This, this is Christ the King,
Whom shepherds guard and angels sing;
Haste, haste to bring him laud,
The babe, the son of Mary.

I wasn’t ready for what came next. Some hymnal committees have inexplicably, unforgivably these words, but we sang them:

Nails, spear, shall pierce him through;
The cross be borne for me, for you.

I felt physically ill. Violence against the innocent is always a tragedy, but he’s only a baby. The image of this soft, delicate flesh one day being torn and gashed is simply too much to take in. I wanted to hold my own babies close. It’s this parent’s worst nightmare, a nightmare once suffered not only by Mary, but the great God of heaven. And it’s coming. The drama of our church year will bring this about.

This year especially, I don’t want to run in that direction.

We’ve got only a few days more to rest peacefully in the miracle of the Christ child. It’s still Christmas, after all. We’re not even to Epiphany yet. Pretty soon we will be following him on his earthly ministry, the culmination of which will simultaneously be most breathtakingly beautiful and most horrendously violent. We have an advantage here. We know what’s coming. We can feebly begin to prepare ourselves, to grapple with Christ’s incarnational destiny, all the while knowing the mystery of it all, the love in this Infant’s heart is too deep, too broad, too high for us all.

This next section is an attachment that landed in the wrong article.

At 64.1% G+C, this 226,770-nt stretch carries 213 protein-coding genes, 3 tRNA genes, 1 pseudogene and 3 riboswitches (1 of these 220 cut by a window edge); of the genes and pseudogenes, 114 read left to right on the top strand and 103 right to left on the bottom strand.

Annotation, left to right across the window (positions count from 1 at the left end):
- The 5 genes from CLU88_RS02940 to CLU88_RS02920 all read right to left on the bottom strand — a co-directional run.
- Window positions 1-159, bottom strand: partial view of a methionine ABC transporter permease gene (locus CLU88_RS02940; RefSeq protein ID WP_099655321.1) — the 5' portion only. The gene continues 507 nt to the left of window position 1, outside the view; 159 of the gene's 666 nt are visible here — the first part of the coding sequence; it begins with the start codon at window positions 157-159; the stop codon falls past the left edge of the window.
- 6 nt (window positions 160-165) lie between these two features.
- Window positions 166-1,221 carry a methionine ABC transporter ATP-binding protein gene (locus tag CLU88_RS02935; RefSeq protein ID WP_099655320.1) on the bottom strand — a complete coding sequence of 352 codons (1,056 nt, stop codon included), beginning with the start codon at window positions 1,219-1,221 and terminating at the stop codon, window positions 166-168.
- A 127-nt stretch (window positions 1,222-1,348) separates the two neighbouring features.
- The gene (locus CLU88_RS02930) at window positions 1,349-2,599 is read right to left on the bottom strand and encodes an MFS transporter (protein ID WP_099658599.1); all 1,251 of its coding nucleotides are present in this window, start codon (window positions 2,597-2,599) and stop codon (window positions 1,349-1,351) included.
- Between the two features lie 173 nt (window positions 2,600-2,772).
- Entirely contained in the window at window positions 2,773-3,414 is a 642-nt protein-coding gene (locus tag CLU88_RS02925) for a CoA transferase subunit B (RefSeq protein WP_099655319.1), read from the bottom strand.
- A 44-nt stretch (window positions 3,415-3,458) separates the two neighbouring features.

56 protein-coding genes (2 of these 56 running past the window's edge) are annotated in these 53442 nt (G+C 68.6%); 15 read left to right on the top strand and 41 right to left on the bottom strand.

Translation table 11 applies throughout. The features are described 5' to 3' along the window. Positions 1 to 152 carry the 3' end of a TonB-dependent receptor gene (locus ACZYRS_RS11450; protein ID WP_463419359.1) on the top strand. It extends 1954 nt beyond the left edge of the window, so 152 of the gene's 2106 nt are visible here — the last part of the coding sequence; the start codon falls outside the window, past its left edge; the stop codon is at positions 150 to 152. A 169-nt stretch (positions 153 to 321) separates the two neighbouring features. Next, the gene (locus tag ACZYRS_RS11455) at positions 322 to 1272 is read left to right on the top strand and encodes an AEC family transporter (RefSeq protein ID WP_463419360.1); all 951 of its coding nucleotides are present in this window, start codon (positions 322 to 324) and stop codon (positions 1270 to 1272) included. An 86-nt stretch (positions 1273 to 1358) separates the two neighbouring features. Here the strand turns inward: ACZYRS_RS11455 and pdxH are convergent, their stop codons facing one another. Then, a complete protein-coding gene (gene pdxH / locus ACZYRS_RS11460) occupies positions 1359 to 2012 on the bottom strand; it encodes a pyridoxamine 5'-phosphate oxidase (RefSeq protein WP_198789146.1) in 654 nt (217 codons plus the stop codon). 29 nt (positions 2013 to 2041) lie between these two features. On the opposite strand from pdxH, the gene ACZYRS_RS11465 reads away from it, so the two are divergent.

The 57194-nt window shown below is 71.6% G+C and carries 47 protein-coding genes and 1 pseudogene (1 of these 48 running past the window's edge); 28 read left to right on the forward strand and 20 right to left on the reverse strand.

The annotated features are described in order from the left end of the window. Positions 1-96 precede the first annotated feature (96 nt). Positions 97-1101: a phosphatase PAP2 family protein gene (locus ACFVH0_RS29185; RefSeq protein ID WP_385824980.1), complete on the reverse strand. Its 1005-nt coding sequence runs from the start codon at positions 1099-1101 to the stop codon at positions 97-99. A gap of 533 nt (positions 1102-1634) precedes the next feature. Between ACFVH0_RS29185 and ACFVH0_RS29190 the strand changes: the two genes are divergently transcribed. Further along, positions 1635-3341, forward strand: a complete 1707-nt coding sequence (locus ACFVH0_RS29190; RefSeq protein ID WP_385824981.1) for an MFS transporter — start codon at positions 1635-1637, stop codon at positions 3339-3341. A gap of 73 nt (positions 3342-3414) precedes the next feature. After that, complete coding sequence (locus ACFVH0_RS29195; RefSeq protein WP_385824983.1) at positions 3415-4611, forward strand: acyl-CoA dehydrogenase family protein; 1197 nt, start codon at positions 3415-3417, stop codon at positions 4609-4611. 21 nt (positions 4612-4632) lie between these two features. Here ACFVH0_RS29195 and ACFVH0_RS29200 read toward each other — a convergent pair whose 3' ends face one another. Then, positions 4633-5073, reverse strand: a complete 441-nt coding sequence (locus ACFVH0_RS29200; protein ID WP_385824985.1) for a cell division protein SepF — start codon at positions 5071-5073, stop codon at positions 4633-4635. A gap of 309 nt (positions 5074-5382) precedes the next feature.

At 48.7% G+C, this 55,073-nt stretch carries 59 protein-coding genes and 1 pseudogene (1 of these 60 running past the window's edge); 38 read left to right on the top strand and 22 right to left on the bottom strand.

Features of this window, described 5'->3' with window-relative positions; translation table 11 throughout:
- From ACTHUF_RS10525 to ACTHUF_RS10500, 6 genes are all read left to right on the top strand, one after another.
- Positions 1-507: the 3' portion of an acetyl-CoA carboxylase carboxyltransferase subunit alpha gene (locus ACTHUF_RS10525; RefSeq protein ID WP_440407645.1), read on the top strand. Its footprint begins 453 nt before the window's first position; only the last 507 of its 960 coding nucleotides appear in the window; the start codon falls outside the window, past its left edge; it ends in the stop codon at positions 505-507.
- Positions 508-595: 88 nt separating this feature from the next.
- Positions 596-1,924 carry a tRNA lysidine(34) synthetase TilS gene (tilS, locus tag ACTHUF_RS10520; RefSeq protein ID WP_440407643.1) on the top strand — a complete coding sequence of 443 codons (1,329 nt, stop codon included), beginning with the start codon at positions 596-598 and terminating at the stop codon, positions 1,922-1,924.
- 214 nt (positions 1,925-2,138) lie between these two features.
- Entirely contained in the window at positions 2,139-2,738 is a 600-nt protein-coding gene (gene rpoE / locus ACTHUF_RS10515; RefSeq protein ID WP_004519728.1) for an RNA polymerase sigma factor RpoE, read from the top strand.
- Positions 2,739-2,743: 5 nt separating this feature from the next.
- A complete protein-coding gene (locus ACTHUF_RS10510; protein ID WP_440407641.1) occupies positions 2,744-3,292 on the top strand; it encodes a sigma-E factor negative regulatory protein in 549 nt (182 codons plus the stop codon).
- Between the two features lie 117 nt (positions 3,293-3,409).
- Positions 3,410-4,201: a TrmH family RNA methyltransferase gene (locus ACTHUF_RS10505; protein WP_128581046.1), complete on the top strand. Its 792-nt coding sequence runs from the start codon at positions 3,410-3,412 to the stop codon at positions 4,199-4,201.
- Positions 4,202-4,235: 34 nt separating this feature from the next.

Of course, if you throw out a “Merry Christmas” around most churchgoing folks these days, you’ll get some quizzical looks in return. Far too often the church forgets the privilege of its own calendar, instead rushing ahead to the next thing, the next stupid topical sermon series, the next slate of softball games, the next fiscal year. Suggest they do otherwise, and you’re liable to be hit with the pat response: “Don’t be so bound by the empty rituals of men.”

But it’s not a constraint, it’s not an obligation, it’s a discipline, a privilege at that. Research has proven what the church knew for millennia: humans thrive on ritual.

So while the rest of the world has begun its recovery from the commercially-hijacked winter holiday, plunging back into its de facto ordinary time of noise and clutter and business, I plead with you.





Rest in the miracle of love he is.

Delight in the humble coos of the Word made flesh.

Enthrone this little one  in your own hearts.

And when that pit of dread momentarily sinks into your gut, lament that this beautiful gift of love must walk a path from Bethlehem’s cradle to Golgotha’s cross for us and for our salvation.

The moments are fleeting. They will be gone before you know it.

Raise, raise the song on high:

“Joy, joy, for Christ is born!”

Let baby Jesus be little, if only for a while longer.



Le Breton, Jacques ; Gaudin, Jean. Adoration of the Shepherds, from Art in the Christian Tradition, a project of the Vanderbilt Divinity Library, Nashville, TN. [retrieved January 2, 2018]. Original source: Collection of Anne Richardson Womack.